Taking a stand

KAYLA BREEN/STAFF PHOTONew York State-Licensed Guide for Irish Raider Outfitters Scott Thurber (right) climbs up the ladder to his tree stand as New York State Assemblyman Billy Jones looks on.

PERU– Be prepared.

As hunting season in Northern New York gets into swing, Outfitter and New York State Licensed Guide Scott Thurber is reminding all Adirondack hunters to be prepared.

“If you’re going to hunt in the backwoods of the Adirondacks, you have to be prepared.”


Thurber, with the help of Franklin County Fish and Game Club’s Bob Brown, conducted a recent tree stand safety demonstration with special guest New York State Assemblyman Billy Jones at Irish Raider Outfitters in Peru.

During Tree Stand Safety Month (September), the trio wanted to bring awareness to the hazards of hunting before the season begins.

According to the Assemblyman’s press release, September is commonly the month where hunters head into the woods to hang their tree stands.

Impatient for the upcoming season, many hunters may hastily overlook simple safety measures that may mean the difference between bringing home a trophy and serious injury to oneself.

“What it boils down to is common sense,” Thurber said.

“Having been in emergency services for most of my life, there's a lack of common sense.”

“We all try to do something quickly and hastily rather than stepping back and saying, ‘Wait, I’m going too fast’,” he said.

According to the release, in 2017 there were 12 serious accidents involving tree stands in New York. Six of those accidents resulted in fatalities.

Thurber, Brown and Jones would like to see those numbers drop to zero.

“A fall from even a few feet up can leave someone injured or in serious condition,” said Thurber, who stressed the importance of harnesses and a tree stand lifeline system.

“When you’re ascending and descending, make sure to take your time,” he said.

“Make sure to have a good grip.”

Thurber and Brown also demonstrated how to ascend and descend a tree stand safely and the risks associated with carrying firearms and bows up to the stand.

“You never want to carry your gear up with you,” Brown said as he helped Thurber demonstrate using a pull rope to carefully lift his crossbow into his tree stand.

“Always make sure the firearm or bows are facing down,” Thurber said from the tree stand.

“And always make sure they’re unloaded.”

The trio also highlighted the importance of checking tree stand equipment and even the tree before setting up.

“Before you hang your stand, make sure you inspect the tree,” Thurber said.

“Make sure its a tree that’s alive.”



Tree stand safety wasn’t the only topic of discussion when it came to hunting hazards.

Communication is something Thurber and Brown agree is essential before hunters head out to the woods

“We recommend that you have some way to communicate,” said Thurber, who recommends two-way radios given the lack of cell service in the Adirondacks.

“If someone were to slip and fall but have no way to self rescue themselves, they have to have a way to communicate,” he said.

Thurber also recommends telling a friend or family member where their tree stand is located.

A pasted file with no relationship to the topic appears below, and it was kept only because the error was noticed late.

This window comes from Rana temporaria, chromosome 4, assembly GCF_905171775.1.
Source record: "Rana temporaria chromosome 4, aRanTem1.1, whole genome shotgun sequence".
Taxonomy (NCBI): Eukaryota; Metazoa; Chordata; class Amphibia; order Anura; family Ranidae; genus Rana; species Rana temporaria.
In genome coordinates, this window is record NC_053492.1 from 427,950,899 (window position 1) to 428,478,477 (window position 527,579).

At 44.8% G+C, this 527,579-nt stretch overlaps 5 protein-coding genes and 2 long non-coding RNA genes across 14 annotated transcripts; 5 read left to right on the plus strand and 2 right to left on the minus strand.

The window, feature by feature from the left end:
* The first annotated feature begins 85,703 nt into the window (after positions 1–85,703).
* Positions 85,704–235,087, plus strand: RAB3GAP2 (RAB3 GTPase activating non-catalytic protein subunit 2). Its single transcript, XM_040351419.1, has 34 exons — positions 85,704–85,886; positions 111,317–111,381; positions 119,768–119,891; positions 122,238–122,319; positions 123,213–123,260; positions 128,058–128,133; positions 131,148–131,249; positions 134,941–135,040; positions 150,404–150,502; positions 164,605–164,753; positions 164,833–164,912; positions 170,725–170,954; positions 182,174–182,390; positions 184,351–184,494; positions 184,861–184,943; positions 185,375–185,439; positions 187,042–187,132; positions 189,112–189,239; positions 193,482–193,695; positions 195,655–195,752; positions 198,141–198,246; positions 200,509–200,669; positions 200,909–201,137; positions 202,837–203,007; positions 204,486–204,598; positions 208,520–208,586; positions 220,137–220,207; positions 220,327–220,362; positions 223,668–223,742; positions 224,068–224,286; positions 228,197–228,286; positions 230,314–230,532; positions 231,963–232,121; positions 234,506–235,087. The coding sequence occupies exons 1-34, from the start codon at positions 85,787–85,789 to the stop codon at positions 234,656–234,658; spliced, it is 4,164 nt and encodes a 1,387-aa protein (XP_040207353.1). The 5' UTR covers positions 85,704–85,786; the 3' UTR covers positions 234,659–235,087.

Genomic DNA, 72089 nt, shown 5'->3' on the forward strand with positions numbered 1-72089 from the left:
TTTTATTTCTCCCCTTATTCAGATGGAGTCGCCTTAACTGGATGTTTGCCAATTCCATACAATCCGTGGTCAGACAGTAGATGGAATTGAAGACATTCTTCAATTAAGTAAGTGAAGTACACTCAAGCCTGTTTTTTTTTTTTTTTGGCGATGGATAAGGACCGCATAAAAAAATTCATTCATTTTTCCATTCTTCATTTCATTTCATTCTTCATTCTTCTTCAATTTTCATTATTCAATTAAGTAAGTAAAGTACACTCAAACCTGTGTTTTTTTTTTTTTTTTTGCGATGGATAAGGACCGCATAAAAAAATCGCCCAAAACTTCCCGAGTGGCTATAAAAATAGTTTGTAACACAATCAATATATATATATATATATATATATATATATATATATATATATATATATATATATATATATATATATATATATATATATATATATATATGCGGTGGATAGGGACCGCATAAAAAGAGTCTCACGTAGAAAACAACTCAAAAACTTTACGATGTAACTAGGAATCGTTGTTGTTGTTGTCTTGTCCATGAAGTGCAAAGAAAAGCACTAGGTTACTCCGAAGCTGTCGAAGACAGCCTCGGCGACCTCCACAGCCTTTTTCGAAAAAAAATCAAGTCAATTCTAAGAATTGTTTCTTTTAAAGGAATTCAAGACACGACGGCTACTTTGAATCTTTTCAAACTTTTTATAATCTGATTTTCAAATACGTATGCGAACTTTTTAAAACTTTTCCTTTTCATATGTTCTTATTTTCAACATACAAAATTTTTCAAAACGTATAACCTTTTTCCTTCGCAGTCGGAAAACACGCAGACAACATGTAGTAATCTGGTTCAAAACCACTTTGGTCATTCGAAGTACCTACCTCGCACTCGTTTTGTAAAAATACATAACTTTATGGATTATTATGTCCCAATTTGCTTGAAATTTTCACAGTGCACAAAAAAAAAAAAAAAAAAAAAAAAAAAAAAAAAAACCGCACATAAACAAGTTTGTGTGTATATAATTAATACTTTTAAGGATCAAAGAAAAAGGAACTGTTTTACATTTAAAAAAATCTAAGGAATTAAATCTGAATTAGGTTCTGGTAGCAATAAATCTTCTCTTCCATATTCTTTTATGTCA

“A lot of hunters don’t like to reveal their secret spots,” Thurber said.

“But make sure someone knows where your stand is so if you have an accident someone can come find you.”

“When someone has a medical emergency in the woods and nobody knows where you are, that decreases your odds,” he said.

Brown said letting one person know where your stand is or where you plan to hunt could make all the difference if something were to happen.

Brown also offered a piece of simple advice for all hunters.

“I always park on the side of the road that I’m going in the woods,” he said.

“That way at least there's a good chance that you’ve eliminated the search area in half, if anything were to happen.”


Brown said he has noticed that a lot of hunters seem to be in a hurry to get hunting. This poses risks not often thought about.

“Don’t worry about speed,” Brown said.

“You don’t have to be quick. The quickness is in that bullet.”

“Take a little bit of time because when you pull that trigger, all the speed you need is in that bullet,” he said.

Thurber added that there’s no reason for hunters to rush and put their safety at risk.

“Most people are conscientious about the safety part.” He said.

“But some people are in a hurry and forget to hook into their safety harness or lifeline as they’re ascending or descending the tree stand, which could lead to injury.”

“We’re fortunate where we live. We live in the Adirondack Park,” he said.

“The deer are going to be here.”


Having a checklist and being prepared are key in having a safe hunting season according to Brown and Thurber.

“Be prepared for the conditions,” Thurber said.

“Be prepared if an accident occurs.

“Be prepared for the outdoors.”

This includes checking equipment beforehand, having communication with friends and family, dressing accordingly and having the proper equipment.

“Everybody wants to have fun,” Thurber said.

“It’s a great family pastime.”

“With the camaraderie with hunting and fishing with family and friends sitting around camp telling stories and playing cards, you want to be able to do that next season where if one mistake could jeopardize your next seasons,” he said.

“Make memories.”

“That's what this is all about. But do it safe,” Thurber said.

“That's the most important thing we’re stressing here today,” Jones said.

“Be safe.”

“The deer will be there.”

“You don’t have to rush.”

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